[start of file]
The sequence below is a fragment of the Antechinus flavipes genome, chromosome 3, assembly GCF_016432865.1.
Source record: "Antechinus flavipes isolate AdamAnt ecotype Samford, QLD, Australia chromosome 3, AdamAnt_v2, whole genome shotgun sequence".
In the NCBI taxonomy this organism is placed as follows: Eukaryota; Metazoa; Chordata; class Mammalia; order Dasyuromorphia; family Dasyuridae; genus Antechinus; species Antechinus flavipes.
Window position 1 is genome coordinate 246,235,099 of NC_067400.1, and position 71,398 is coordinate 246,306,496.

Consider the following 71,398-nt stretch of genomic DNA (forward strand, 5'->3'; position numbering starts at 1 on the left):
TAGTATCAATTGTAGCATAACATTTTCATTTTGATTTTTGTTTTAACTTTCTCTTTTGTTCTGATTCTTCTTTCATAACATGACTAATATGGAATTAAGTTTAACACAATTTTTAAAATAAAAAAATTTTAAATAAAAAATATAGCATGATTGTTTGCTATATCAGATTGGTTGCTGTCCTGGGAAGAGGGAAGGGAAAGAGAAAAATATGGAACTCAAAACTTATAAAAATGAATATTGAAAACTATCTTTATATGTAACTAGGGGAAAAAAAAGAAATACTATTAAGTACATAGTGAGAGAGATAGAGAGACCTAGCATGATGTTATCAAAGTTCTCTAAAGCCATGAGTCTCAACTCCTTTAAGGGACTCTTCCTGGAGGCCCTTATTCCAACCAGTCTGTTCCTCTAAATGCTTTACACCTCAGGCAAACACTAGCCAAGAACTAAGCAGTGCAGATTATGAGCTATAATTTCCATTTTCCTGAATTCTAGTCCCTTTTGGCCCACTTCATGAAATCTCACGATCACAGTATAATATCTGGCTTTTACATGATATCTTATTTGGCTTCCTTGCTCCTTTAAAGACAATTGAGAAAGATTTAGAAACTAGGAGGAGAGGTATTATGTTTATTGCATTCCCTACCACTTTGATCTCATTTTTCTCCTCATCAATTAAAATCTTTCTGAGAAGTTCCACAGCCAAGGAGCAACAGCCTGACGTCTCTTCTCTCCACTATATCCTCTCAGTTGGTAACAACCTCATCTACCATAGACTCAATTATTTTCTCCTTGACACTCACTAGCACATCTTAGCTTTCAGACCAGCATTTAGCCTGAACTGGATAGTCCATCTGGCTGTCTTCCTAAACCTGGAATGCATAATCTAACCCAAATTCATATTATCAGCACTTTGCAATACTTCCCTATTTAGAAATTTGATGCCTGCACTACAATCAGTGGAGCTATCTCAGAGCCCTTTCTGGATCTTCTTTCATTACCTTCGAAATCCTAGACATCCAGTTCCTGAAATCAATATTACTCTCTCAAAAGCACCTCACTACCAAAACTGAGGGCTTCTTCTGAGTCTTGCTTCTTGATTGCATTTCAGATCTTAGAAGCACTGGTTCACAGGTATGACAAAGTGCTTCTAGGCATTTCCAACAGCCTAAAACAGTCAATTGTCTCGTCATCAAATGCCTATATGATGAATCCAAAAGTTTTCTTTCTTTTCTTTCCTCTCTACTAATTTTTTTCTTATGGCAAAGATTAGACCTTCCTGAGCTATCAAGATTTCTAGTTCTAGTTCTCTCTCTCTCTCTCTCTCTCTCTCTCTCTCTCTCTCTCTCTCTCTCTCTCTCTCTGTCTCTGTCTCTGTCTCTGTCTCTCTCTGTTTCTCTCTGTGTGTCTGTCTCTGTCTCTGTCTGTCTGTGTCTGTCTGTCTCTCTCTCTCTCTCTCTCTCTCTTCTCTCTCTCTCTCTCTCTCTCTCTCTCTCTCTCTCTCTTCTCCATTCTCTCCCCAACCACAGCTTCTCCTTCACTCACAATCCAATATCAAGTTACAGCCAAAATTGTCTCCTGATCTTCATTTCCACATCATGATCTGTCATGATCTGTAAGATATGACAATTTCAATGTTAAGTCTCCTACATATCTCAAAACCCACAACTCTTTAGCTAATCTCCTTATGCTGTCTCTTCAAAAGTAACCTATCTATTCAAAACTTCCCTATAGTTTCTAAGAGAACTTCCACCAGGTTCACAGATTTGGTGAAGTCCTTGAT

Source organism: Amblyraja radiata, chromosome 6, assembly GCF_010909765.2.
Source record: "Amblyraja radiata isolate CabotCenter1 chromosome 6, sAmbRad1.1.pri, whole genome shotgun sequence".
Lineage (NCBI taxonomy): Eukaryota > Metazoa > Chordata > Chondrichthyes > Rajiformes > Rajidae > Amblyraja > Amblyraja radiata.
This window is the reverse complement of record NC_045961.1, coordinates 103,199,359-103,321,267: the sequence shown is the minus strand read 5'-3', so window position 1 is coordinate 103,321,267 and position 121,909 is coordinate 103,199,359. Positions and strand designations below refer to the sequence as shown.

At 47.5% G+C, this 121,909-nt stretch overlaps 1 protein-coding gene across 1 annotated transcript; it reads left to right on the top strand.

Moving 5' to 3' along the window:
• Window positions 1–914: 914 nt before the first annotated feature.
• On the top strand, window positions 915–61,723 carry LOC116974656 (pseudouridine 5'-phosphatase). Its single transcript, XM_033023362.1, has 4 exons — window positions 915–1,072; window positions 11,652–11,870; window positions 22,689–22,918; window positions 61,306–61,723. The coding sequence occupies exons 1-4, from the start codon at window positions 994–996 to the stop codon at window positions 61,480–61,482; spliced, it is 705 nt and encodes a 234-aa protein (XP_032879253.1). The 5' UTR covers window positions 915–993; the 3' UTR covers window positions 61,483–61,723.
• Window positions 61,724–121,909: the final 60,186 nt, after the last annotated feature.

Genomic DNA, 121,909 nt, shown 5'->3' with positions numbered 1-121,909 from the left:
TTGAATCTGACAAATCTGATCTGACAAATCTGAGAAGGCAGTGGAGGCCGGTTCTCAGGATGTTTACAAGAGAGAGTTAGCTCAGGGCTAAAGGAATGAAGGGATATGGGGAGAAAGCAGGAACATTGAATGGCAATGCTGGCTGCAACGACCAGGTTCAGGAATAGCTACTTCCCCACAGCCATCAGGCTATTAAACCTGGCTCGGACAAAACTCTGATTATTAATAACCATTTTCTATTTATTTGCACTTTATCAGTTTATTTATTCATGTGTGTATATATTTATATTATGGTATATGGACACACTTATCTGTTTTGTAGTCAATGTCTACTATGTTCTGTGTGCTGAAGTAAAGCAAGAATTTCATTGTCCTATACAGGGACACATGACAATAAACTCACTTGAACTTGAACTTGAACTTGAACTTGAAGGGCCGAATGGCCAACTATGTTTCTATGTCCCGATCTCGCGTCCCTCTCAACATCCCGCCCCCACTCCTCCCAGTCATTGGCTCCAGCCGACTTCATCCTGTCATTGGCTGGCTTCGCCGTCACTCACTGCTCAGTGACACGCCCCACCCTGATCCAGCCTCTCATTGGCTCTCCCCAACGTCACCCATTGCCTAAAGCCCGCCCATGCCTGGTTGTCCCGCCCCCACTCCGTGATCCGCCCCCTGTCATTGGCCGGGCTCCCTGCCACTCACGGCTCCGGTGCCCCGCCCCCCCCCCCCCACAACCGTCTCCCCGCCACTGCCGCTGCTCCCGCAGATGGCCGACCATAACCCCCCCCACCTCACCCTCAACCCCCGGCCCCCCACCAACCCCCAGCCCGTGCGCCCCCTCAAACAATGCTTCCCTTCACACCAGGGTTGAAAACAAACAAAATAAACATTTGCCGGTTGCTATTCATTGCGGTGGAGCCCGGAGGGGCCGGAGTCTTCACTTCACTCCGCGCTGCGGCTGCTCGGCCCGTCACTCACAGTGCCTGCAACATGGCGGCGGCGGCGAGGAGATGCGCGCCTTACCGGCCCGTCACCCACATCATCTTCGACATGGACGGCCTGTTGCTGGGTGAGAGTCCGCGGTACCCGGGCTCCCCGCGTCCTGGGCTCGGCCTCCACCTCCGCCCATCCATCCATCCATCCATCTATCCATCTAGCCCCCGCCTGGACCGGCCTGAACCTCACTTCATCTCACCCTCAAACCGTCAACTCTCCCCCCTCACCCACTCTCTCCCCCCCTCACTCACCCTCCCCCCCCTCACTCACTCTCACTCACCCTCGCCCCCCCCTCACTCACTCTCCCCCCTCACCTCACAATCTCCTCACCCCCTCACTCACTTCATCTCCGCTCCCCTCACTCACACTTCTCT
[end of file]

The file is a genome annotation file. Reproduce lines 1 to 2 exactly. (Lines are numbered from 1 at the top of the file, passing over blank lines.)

The sequence below is a fragment of the Antechinus flavipes genome, chromosome 3, assembly GCF_016432865.1.
Source record: "Antechinus flavipes isolate AdamAnt ecotype Samford, QLD, Australia chromosome 3, AdamAnt_v2, whole genome shotgun sequence".